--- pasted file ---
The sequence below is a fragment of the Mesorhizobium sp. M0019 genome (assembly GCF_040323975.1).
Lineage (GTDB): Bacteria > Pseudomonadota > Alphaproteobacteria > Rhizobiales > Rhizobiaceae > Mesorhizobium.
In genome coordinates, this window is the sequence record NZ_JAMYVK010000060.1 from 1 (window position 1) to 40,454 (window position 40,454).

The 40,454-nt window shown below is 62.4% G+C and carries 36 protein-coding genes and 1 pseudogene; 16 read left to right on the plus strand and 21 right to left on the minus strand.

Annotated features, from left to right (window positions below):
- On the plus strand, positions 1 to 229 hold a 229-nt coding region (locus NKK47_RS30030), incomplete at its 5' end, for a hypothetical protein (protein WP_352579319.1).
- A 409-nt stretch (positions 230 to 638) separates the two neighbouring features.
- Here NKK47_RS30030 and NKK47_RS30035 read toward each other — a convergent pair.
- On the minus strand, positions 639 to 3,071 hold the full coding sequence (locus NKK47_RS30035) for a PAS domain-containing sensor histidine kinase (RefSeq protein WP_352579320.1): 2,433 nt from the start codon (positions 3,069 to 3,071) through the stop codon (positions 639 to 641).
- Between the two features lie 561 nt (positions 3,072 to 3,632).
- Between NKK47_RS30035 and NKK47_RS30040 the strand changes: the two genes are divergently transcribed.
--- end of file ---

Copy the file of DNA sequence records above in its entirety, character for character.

The sequence below is a fragment of the Mesorhizobium sp. M0019 genome (assembly GCF_040323975.1).
Lineage (GTDB): Bacteria > Pseudomonadota > Alphaproteobacteria > Rhizobiales > Rhizobiaceae > Mesorhizobium.
In genome coordinates, this window is the sequence record NZ_JAMYVK010000060.1 from 1 (window position 1) to 40,454 (window position 40,454).

The 40,454-nt window shown below is 62.4% G+C and carries 36 protein-coding genes and 1 pseudogene; 16 read left to right on the plus strand and 21 right to left on the minus strand.

Annotated features, from left to right (window positions below):
- On the plus strand, positions 1 to 229 hold a 229-nt coding region (locus NKK47_RS30030), incomplete at its 5' end, for a hypothetical protein (protein WP_352579319.1).
- A 409-nt stretch (positions 230 to 638) separates the two neighbouring features.
- Here NKK47_RS30030 and NKK47_RS30035 read toward each other — a convergent pair.
- On the minus strand, positions 639 to 3,071 hold the full coding sequence (locus NKK47_RS30035) for a PAS domain-containing sensor histidine kinase (RefSeq protein WP_352579320.1): 2,433 nt from the start codon (positions 3,069 to 3,071) through the stop codon (positions 639 to 641).
- Between the two features lie 561 nt (positions 3,072 to 3,632).
- Between NKK47_RS30035 and NKK47_RS30040 the strand changes: the two genes are divergently transcribed.